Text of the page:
Since Joe Biden’s election last month, U.S. car companies have been stepping up one by one to support the limits on tailpipe emissions he has pledged to impose. A new spirit of cooperation between the industry and the government would be good news for the fight against climate change. But it’s also good news for automakers themselves: What they really need — and Biden can provide — is help building the U.S. market for electric cars and trucks.
Biden’s first order of business will be to settle the matter of those emissions limits. He has promised to go beyond even the standards set by President Barack Obama, which called for a yearly increase in average fleet fuel economy of 4.7%. Reaching that target alone would mean that by 2026, one of every four light-duty passenger vehicles sold in the U.S. would be electric.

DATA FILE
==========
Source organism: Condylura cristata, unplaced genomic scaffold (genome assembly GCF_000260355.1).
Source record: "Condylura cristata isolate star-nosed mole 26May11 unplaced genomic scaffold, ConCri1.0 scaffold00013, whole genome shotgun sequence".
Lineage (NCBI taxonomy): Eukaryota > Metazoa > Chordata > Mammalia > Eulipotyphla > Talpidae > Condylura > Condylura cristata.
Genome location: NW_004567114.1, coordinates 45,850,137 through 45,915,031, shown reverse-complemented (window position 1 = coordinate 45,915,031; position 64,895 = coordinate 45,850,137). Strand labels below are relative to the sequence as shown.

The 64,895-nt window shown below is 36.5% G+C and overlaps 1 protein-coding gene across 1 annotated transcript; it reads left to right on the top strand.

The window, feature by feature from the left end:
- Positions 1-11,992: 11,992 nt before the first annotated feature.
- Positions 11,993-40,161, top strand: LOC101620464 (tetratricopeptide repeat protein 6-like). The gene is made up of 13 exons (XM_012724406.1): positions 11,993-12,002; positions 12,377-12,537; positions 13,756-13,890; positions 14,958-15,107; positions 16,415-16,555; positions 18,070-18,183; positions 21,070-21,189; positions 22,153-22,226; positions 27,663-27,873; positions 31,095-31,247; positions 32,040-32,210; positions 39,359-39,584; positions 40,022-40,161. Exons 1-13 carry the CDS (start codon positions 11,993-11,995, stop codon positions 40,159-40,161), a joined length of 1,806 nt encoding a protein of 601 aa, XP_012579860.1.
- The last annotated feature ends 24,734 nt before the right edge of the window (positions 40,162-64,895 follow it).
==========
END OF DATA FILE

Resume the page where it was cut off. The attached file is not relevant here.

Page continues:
President Donald Trump lowered this standard to just 1.5%. But he ran into trouble with California, which sets its own rules (and those of a dozen other states that follow its lead) and which has insisted on sticking to Obama’s path. Trump’s attempt to rein California in only sent the fight to court. At this point, dropping that case and reraising the standard would be the most effective thing Biden could do to reduce emissions without Congress’s help.